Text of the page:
ALCOHOL and tobacco are legal drugs that we can easily access and between them, are responsible for thousands of deaths whilst the Treasury benefits from the taxes levied on them.

The law also prevents you from buying for than two boxes of aspirins or paracetamol, yet doesn't question you if you take two trolleys through the checkout, full of spirits, beer and cigarettes.

Likewise, here in Pembrokeshire, I read the Western Telegraph and Milford Mercury and see the court cases.

More or less every week, we see Pembrokeshire residents getting a criminal record for possessing miniscule amounts [of cannabis].

I have no problem with the prosecution of those dealing in hard drugs.

What has inspired me to write this letter is to question the powers that be about the recent prosecution of a man from Milford Haven. The police had gone into his house on another matter and saw cannabis resin on his coffee table. The weight was .2 of a gram, with a street value apparently, of £2.

So, police time was taken in recording the ‘crime’ and presumably to attend Haverfordwest magistrates court. Whether they did is not the issue. The fact is that court time was also expended on the magistrates, the court staff and possibly solicitors.

I am sure I am not the only person to wonder how much it cost in total to get the prosecution. Most of the cases you read about are very small amounts for the personal use of the person prosecuted.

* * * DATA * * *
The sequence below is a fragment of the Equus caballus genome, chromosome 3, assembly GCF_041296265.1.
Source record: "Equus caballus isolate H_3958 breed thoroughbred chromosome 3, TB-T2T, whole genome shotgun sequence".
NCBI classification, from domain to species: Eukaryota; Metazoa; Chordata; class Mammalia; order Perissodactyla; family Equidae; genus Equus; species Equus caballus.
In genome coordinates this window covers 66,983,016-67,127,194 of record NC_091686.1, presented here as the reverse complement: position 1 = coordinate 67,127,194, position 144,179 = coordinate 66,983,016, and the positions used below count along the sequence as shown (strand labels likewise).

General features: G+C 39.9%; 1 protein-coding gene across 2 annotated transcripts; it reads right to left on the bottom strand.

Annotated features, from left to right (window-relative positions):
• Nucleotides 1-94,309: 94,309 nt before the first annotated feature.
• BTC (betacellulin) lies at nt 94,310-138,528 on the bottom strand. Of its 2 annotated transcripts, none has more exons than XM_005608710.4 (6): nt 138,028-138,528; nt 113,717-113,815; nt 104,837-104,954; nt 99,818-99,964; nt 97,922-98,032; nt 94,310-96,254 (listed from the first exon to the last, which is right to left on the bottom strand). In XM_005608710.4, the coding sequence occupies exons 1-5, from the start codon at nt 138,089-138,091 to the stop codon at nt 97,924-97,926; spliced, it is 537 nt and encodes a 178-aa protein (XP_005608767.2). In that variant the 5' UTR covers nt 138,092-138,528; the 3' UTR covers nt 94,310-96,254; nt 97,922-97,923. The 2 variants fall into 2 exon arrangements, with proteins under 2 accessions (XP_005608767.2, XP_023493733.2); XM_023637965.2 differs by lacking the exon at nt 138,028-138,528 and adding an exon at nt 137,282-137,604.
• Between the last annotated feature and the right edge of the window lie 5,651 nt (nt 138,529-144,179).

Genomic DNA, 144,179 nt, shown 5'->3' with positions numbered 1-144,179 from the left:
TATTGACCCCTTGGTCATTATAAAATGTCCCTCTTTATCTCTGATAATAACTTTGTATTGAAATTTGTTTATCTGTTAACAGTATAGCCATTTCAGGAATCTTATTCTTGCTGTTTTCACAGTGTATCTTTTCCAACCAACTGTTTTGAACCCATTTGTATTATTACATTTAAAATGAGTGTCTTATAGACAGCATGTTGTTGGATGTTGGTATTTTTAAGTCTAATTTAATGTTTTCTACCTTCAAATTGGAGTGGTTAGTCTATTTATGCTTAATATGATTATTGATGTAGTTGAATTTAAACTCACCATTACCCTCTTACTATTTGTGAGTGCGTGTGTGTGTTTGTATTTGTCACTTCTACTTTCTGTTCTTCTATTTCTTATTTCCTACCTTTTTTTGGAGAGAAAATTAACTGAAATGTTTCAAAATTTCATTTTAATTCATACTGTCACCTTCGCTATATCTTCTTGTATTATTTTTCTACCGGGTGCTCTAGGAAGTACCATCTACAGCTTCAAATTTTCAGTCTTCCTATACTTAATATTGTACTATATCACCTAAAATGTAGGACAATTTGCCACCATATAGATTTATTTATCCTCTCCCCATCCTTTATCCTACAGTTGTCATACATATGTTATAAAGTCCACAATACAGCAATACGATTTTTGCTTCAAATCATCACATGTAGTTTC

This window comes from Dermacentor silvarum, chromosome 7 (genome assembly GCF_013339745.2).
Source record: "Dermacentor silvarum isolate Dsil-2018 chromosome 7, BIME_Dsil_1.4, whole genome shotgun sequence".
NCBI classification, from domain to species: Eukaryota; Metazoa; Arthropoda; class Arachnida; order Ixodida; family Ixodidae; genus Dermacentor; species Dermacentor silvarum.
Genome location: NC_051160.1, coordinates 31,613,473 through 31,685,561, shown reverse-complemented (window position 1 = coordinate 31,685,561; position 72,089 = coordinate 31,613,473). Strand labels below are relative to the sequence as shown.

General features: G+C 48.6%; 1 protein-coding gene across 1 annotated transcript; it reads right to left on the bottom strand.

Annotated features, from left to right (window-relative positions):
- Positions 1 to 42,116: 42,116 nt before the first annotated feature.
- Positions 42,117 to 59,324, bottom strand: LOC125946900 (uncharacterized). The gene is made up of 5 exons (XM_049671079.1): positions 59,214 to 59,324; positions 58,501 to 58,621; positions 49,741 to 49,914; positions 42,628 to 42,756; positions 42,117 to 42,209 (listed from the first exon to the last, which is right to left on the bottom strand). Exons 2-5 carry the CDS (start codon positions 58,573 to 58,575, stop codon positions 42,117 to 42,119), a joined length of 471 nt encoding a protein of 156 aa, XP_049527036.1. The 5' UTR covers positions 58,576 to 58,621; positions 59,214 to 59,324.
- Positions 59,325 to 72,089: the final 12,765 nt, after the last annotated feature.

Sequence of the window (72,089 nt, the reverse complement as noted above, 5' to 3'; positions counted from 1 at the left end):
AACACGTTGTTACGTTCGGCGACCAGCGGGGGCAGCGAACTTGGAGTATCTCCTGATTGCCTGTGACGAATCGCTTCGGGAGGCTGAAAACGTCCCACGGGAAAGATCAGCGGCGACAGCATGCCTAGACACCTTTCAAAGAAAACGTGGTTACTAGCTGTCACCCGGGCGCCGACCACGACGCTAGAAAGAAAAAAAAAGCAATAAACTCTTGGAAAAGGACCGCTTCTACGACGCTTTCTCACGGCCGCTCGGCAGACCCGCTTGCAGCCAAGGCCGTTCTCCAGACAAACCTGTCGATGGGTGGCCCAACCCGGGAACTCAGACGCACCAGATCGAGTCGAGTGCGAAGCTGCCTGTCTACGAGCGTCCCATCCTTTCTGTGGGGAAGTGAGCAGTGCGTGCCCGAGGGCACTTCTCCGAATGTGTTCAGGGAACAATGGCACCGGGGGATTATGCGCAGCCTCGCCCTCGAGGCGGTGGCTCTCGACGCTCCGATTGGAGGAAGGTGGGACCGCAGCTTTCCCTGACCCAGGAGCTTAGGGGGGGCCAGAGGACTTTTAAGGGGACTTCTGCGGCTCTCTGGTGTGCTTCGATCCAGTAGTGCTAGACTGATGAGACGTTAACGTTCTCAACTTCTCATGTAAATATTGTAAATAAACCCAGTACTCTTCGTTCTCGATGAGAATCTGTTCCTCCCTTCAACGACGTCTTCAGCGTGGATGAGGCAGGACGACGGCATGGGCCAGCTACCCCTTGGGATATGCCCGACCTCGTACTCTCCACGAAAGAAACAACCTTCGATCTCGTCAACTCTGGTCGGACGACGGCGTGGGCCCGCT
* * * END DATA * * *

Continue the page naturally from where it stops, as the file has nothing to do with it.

The police in Pembrokeshire are certainly putting a lot of effort in prosecuting these individuals, yet we read that the likelihood of a prosecution if your house is burgled is low.

I would prefer the police to use an element of common sense if they detect very small amounts of cannabis.

Maybe a caution.

But to pursue a prosecution for a drug with a street value of £2 sends out the wrong signals at a time we are told that the UK needs an extra 20,000 police officers.

You could read these court cases and feel that maybe we have a surplus of police officers if these are the cases that are going to court.

If I was burgled, I would prefer to see that person caught and prosecuted.

I end by saying that I have never taken an illegal drug, though I was offered cannabis at a student party in the mid-80s, but I turned it down as I preferred to consume alcohol.

I also hope that the law is changed so that cannabis is decriminalised and sold on the high street, so that you know you are getting quality products and not something sold by a criminal gang that profit from today's outdated laws, and the quality could be dubious.

The government could also tax it, so the criminal gangs do not profit from it, in future.

I also accept that cannabis can affect the mental health of some users. But then look at the effects of alcohol and tobacco. They are legal!

The current law is not working as so many people use or have taken cannabis.